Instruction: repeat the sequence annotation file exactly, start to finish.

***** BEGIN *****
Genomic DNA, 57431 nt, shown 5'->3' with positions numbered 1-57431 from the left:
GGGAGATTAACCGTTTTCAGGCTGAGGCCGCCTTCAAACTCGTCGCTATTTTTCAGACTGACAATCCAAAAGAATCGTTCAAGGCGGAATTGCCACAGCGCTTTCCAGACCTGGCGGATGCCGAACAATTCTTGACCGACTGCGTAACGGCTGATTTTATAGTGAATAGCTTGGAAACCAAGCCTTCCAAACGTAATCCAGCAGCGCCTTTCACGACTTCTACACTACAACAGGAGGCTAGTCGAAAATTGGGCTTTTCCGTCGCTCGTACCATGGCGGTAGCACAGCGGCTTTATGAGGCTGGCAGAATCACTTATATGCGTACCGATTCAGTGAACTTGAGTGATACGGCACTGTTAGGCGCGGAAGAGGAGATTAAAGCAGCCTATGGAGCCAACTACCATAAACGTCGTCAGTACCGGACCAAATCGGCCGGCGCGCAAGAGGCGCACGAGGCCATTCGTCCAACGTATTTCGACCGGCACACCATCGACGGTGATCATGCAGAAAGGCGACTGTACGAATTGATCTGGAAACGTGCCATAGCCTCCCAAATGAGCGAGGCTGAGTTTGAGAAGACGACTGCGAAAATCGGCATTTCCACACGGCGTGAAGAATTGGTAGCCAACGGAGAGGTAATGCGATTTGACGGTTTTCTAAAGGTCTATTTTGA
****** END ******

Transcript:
Genomic DNA, 57431 nt, shown 5'->3' with positions numbered 1-57431 from the left:
GGGAGATTAACCGTTTTCAGGCTGAGGCCGCCTTCAAACTCGTCGCTATTTTTCAGACTGACAATCCAAAAGAATCGTTCAAGGCGGAATTGCCACAGCGCTTTCCAGACCTGGCGGATGCCGAACAATTCTTGACCGACTGCGTAACGGCTGATTTTATAGTGAATAGCTTGGAAACCAAGCCTTCCAAACGTAATCCAGCAGCGCCTTTCACGACTTCTACACTACAACAGGAGGCTAGTCGAAAATTGGGCTTTTCCGTCGCTCGTACCATGGCGGTAGCACAGCGGCTTTATGAGGCTGGCAGAATCACTTATATGCGTACCGATTCAGTGAACTTGAGTGATACGGCACTGTTAGGCGCGGAAGAGGAGATTAAAGCAGCCTATGGAGCCAACTACCATAAACGTCGTCAGTACCGGACCAAATCGGCCGGCGCGCAAGAGGCGCACGAGGCCATTCGTCCAACGTATTTCGACCGGCACACCATCGACGGTGATCATGCAGAAAGGCGACTGTACGAATTGATCTGGAAACGTGCCATAGCCTCCCAAATGAGCGAGGCTGAGTTTGAGAAGACGACTGCGAAAATCGGCATTTCCACACGGCGTGAAGAATTGGTAGCCAACGGAGAGGTAATGCGATTTGACGGTTTTCTAAAGGTCTATTTTGA